I'm with @Shilfiell-ING on this one. If there is anything on the Satallite view and / or the supporting photo that can give me any sort of hints as to the placement of a Waypoint - eg paths / buildings / groupings of trees etc, then I will look for anything that will suggest that the Waypoint "Is likely to exist but obscured", the 3* score. However, if there is nothing in the submission or the supporting photos that gives any clues as to the location them then "the nomination cannot be found" and it gets a 1*. I want at least some clue from the submitter as to the probable location of the Waypoint. Something like a trail marker on a 3 x 3 inch post that casts no visible shadow and is only shown as a post with some grass in the background is not locatable and you cannot say "probably". I've seen too many fake nominations to automatically assume that any "hidden" POI is where it is supposed to be.
Unfortunately @sogNinjaman-ING purposefully continues to spread false information about location criteria for objects under trees. With full knowledge they are acting against criteria.
@NianticCasey-ING What is your stance on such action?
A link to the old thread and cut & paste from my reply to them from another thread.
This discussion has been done already before.
It's obvious you like the Mismatched Location option and don't like that nominations are getting accepted despite you using that option.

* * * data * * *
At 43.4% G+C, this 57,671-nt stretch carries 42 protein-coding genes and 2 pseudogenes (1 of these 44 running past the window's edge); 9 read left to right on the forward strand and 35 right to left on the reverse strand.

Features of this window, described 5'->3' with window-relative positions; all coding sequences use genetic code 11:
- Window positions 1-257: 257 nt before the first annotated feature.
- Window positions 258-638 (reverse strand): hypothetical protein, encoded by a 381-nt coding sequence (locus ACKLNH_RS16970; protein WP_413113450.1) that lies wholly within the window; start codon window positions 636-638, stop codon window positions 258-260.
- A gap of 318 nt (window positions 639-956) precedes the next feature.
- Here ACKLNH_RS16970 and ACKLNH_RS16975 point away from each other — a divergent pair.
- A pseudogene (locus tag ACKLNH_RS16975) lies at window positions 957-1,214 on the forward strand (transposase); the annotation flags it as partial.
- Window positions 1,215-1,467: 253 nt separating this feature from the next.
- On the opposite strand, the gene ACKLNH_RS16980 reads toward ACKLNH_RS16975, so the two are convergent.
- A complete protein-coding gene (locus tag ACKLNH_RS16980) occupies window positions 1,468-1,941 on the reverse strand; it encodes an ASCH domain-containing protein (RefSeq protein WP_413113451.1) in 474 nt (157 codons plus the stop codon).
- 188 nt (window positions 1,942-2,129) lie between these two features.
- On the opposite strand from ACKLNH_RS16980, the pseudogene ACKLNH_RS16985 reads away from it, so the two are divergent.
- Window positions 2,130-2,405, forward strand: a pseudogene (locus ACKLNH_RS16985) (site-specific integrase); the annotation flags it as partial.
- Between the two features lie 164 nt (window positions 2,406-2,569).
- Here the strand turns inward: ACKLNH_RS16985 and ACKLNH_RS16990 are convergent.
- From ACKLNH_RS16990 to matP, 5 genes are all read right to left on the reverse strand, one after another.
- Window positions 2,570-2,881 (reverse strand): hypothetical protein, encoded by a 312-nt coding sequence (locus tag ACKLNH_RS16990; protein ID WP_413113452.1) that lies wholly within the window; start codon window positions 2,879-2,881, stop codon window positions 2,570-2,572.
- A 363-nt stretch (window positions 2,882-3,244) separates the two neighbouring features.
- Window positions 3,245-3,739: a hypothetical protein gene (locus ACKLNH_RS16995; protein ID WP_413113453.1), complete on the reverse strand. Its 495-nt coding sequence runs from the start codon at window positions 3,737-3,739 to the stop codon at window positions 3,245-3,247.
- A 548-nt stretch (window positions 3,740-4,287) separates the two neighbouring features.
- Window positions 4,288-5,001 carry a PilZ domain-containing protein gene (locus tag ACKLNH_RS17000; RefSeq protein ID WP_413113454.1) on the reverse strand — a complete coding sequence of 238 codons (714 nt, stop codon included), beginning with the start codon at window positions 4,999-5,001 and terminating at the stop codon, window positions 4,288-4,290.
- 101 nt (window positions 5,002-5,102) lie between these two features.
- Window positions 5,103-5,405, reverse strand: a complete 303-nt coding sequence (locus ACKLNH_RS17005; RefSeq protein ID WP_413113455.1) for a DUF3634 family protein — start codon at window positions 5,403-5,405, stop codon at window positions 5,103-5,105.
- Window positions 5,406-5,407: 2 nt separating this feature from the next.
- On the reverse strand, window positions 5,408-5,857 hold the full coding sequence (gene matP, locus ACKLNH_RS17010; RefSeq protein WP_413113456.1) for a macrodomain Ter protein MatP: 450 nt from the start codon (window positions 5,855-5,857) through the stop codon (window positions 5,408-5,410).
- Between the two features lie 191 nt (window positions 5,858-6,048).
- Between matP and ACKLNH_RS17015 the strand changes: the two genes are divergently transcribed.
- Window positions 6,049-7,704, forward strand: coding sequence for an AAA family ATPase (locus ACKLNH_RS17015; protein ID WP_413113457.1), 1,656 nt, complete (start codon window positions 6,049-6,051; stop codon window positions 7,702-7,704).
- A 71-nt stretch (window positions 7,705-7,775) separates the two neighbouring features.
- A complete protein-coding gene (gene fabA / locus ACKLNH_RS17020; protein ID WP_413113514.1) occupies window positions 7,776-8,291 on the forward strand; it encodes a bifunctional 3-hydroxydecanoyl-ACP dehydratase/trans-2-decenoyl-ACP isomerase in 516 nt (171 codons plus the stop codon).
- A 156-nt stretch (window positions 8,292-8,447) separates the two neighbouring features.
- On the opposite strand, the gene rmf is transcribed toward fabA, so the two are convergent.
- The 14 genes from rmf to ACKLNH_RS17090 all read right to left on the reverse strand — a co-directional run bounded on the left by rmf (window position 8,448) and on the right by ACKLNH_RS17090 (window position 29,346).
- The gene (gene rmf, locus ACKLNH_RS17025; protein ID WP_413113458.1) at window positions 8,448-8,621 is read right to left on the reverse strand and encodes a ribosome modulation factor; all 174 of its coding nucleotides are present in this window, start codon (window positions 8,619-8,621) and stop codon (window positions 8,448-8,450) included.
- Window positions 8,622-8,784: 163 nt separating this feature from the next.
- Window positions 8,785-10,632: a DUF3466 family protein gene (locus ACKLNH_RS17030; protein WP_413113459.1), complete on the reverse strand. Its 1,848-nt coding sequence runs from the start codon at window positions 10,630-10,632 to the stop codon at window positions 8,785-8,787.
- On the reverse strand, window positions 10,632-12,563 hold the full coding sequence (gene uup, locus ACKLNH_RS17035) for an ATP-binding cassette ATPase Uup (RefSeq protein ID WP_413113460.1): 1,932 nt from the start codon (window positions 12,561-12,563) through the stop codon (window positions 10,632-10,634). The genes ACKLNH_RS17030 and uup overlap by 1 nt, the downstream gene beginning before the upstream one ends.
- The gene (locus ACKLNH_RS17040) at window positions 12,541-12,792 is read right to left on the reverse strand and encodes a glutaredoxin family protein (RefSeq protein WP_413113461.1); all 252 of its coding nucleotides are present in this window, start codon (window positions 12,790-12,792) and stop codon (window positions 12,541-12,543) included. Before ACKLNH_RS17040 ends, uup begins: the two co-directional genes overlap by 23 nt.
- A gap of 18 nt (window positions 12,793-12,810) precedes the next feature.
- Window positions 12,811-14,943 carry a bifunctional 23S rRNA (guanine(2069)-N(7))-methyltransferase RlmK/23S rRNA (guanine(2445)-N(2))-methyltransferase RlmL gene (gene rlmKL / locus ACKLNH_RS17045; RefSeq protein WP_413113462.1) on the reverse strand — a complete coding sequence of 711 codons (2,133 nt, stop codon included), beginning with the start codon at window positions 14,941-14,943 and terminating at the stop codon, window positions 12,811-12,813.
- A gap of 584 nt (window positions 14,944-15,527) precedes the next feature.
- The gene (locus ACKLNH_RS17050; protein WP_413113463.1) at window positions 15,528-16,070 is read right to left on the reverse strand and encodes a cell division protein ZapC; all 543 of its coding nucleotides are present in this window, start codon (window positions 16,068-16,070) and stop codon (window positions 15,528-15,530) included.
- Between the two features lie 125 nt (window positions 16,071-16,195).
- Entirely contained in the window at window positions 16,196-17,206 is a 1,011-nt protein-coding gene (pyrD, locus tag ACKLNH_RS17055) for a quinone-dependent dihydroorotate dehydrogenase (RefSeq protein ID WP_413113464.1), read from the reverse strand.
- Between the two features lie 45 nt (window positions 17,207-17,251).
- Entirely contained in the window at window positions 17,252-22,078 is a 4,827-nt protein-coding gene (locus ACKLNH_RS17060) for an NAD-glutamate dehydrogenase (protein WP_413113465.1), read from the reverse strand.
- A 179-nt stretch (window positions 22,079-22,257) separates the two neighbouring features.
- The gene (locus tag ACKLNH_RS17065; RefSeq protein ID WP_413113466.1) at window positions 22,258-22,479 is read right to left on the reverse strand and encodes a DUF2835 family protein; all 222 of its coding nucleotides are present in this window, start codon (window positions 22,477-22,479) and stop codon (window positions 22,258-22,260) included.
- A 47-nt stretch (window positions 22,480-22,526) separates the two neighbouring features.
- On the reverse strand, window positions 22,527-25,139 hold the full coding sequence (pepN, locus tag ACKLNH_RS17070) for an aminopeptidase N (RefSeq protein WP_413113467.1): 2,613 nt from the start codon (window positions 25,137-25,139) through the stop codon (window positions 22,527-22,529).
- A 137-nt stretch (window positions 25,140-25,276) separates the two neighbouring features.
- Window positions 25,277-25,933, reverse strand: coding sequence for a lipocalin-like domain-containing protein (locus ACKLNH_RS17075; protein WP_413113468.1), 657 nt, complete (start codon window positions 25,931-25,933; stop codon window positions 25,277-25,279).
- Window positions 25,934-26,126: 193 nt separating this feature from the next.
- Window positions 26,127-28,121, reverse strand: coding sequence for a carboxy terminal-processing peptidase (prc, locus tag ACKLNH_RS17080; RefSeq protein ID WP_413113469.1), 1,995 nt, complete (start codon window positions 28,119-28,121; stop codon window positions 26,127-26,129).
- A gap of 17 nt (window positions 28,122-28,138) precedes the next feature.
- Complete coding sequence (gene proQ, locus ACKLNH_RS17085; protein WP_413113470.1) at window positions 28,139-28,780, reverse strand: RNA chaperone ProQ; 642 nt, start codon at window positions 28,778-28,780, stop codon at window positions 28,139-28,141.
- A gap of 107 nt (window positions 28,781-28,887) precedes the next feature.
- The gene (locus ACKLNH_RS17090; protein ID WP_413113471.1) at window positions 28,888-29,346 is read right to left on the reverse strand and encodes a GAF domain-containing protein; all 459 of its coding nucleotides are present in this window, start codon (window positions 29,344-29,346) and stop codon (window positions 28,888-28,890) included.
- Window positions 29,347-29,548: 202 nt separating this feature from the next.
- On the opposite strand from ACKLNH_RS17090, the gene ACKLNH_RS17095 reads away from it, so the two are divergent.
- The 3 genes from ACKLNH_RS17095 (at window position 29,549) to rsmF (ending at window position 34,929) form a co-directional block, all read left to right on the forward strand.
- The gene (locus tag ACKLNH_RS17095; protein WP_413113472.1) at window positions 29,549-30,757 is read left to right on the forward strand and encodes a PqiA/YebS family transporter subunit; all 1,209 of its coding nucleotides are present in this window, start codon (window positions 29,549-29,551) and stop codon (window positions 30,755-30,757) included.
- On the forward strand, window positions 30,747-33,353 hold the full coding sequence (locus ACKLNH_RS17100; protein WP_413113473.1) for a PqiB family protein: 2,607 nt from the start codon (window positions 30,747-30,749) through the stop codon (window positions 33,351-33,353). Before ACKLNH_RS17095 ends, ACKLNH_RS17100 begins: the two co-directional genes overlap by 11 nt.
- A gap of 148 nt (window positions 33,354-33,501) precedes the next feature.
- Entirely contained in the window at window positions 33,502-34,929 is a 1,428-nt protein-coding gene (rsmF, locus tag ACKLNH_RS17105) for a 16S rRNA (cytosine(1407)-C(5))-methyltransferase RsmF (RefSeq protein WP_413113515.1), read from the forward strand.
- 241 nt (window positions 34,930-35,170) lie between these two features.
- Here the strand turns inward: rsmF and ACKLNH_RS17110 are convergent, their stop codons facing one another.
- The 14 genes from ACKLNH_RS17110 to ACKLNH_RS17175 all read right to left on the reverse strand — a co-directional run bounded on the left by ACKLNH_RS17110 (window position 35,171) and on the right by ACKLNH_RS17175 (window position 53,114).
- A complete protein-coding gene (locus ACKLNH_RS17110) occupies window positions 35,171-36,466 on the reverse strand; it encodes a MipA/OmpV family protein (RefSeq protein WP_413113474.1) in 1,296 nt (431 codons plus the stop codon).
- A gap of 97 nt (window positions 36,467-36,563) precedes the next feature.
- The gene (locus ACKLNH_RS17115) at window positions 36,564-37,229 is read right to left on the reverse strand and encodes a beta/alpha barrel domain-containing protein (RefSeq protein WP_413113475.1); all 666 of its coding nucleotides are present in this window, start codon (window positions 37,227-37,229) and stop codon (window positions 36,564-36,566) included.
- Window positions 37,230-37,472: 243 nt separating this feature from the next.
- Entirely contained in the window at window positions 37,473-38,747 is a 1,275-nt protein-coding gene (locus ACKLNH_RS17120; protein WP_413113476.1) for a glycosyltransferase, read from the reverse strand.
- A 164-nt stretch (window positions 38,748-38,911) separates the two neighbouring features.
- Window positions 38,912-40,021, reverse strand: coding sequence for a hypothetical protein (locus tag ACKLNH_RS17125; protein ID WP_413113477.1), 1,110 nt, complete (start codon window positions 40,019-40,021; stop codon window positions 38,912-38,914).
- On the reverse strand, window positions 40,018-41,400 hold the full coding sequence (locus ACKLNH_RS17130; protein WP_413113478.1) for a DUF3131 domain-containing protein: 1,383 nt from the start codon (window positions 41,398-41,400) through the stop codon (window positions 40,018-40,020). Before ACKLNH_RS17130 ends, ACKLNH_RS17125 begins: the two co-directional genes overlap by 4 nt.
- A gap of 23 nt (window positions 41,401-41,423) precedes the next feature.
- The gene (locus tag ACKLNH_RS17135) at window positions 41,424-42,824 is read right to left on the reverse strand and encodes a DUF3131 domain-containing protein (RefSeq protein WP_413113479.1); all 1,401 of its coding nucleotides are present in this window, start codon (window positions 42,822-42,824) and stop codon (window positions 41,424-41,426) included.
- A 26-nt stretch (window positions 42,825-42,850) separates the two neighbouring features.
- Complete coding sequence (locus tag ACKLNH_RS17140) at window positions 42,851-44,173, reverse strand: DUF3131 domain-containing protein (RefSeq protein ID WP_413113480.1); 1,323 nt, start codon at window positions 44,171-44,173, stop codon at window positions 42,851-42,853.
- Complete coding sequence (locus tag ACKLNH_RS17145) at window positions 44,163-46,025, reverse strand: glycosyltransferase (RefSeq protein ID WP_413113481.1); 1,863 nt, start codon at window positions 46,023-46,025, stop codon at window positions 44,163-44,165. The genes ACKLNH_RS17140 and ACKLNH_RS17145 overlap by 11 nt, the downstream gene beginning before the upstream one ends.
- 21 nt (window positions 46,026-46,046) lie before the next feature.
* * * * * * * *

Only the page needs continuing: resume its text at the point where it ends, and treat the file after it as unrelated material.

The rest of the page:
You asked about your interpretation in an earlier thread.
Note. All the quoted messages below this can be found from that thread.
After back and forth with other Wayfarers, @NianticAaron replied to the thread. (Emphasis mine.)
"Hi folks! If you're not able to view the Wayspot candidate in maps/street views or if the real-world location or the nomination is inside a park or under a tree, like in this case, you should use your best judgment to decide whether the candidate could exist at the real-world location. You can also use the submission photo and look for clues in the background to help you decide.
You can rate 3 stars if the Wayspot candidate is likely to exist in the real-world location, if obscured by trees, or if you are unsure of the real-world location. You should rate 1 star if the Wayspot nomination cannot possibly exist at the location. Hope this helps!"
Rostwold-ING noticed the difference in wording. And asked for clarification.